Egyptian officials have claimed repeatedly that the Brotherhood itself is linked to ABM. Interior Minister Mohamed Ibrahim, who was targeted by an ABM suicide car bomber in September, has accused the Brotherhood of supporting and financing attacks in Egypt. Egyptian security officials have also alleged an alliance between the Muslim Brotherhood, ABM, and the al-Furqan Brigades, another jihadist group. Other security sources contend that Brotherhood financier Khairat al-Shater gave millions to Mohamed al-Zawahiri, the brother of al Qaeda's leader, to buy weapons for Sinai jihadists. Evidence to support these serious allegations has yet to be presented.

In January, the Interior Ministry released what was said to be the first evidence linking ABM and the Brotherhood. It was the video confession of Yahia Mongi, who the Interior Ministry claimed was the son of a Brotherhood official. In the video, Mongi explained that he joined ABM in 2011 and played a role in the group's December attack in Mansoura.

However, the video may have been nothing more than a propaganda ploy. Mongi's father denied his connection to the Brotherhood, and so did the Brotherhood. But even if the Brotherhood and the family were covering for Mongi, his confession does not amount to a smoking gun. One member of the Brotherhood joining ABM does not mean that it is owned or controlled by the fallen Islamist movement.

There is no doubt that some members of ABM were previously part of the Brotherhood. For example, ABM's Ahmed Waji, who died in a September 2012 cross-border attack against Israel, was unapologetic about leaving the Brotherhood because it was not implementing violent jihad.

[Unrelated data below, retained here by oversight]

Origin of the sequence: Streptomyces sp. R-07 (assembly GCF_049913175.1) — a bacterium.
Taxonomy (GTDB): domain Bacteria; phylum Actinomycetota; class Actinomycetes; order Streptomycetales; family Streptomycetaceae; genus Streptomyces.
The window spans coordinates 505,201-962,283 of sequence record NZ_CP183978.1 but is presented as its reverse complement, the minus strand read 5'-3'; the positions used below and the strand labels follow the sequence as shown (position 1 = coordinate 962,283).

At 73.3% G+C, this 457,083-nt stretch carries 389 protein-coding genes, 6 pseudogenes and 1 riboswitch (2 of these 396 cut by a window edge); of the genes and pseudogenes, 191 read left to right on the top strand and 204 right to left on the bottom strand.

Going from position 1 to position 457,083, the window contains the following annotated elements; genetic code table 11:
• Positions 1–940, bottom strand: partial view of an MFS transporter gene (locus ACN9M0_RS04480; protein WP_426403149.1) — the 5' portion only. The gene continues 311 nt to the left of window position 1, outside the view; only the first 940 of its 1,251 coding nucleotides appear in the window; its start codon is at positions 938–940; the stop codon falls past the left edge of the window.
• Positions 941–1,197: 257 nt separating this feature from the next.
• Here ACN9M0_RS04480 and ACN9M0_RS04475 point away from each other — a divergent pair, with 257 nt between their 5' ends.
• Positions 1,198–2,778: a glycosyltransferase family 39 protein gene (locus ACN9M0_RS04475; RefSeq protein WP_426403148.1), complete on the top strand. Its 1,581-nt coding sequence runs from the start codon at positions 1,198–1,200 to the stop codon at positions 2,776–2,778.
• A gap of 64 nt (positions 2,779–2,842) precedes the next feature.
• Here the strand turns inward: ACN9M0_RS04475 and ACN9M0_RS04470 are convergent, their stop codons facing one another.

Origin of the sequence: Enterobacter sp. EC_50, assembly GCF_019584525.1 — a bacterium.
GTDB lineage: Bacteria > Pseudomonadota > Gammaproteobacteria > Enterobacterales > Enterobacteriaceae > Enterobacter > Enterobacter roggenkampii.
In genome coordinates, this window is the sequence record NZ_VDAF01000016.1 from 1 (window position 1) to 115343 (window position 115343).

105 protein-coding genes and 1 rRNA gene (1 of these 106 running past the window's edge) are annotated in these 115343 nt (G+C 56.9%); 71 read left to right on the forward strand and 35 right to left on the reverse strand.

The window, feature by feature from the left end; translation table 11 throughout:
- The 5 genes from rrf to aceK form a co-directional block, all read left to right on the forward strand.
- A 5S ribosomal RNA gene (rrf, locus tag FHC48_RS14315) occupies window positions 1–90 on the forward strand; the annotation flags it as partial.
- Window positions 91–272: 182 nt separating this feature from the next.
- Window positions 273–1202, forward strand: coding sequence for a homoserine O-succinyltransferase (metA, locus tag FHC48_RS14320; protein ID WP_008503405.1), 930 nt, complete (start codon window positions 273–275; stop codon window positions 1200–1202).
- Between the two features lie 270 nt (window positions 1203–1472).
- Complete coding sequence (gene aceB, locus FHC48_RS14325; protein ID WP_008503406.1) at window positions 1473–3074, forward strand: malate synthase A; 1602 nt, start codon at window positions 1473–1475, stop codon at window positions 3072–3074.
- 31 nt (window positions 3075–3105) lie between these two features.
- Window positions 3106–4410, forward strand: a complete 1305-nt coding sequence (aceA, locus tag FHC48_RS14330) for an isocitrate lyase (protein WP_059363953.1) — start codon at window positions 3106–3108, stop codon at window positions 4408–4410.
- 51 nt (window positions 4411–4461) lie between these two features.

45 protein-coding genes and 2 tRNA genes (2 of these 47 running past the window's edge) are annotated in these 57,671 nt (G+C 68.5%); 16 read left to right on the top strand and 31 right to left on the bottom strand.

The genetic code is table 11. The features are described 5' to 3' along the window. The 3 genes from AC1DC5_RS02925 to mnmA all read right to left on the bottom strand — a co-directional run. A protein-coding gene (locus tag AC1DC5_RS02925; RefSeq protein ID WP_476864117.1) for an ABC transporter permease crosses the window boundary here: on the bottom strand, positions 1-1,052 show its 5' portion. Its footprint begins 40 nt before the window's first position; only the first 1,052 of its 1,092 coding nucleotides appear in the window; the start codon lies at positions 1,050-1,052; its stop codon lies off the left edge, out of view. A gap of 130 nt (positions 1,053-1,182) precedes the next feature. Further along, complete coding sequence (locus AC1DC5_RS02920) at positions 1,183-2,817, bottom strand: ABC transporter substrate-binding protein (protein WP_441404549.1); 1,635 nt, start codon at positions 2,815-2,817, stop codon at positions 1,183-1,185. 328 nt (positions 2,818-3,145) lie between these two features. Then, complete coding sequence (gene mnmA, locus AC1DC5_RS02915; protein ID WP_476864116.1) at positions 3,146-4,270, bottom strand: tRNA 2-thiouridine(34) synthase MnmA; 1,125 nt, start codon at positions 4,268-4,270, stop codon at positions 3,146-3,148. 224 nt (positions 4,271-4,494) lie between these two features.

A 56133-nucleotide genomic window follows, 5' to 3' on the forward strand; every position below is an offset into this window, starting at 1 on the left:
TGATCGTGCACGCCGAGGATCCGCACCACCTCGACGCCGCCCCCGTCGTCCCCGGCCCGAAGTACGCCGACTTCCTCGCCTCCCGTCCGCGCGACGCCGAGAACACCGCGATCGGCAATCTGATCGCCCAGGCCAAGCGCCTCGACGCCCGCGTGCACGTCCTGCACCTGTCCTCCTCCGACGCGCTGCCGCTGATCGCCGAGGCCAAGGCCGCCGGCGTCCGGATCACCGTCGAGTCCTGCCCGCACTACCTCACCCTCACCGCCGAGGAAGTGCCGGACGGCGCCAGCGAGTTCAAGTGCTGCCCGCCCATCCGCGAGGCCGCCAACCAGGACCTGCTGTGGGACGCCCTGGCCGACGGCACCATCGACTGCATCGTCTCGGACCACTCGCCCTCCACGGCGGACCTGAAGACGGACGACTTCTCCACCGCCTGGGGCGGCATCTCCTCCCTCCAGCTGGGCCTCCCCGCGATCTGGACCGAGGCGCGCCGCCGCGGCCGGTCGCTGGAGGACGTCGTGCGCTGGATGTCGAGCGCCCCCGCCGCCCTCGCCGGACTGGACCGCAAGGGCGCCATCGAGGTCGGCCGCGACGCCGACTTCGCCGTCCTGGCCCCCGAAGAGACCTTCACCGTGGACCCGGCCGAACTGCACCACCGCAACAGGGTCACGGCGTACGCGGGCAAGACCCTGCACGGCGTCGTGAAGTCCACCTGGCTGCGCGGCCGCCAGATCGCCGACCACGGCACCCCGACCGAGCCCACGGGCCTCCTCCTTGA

"I was a member of the Muslim Brotherhood and I trusted its leadership completely.... I was raised in their arms while I was young," Waji said in a posthumous clip released by ABM in January 2013. However, he said, he was surprised that upon assuming power, the Islamist organization did not implement their credos, which included "jihad is our way" and "death for the sake of Allah is the highest of our aspirations."

It's unclear how many members of the Brotherhood have joined ABM -- but the jihadist group is certainly trying to bring disillusioned Brothers into their ranks. For example, in an October video, ABM's Walid Badr, the suicide bomber in the group's September attack targeting the interior minister, made a direct plea to frustrated Islamists: "Enough playing around," he said. "Why do you shy away from armed confrontation? Logic dictates that iron must be faced with iron and fire with fire."

Whether or not this strategy is working is still unclear. There is little reliable information about the number of fighters within ABM's ranks -- and the information about the backgrounds of the fighters themselves is even harder to come by. But this does not seem to bother the regime in Cairo, which continues to push the claim that ABM is either loyal to the Brotherhood -- or that the two organizations are one in the same.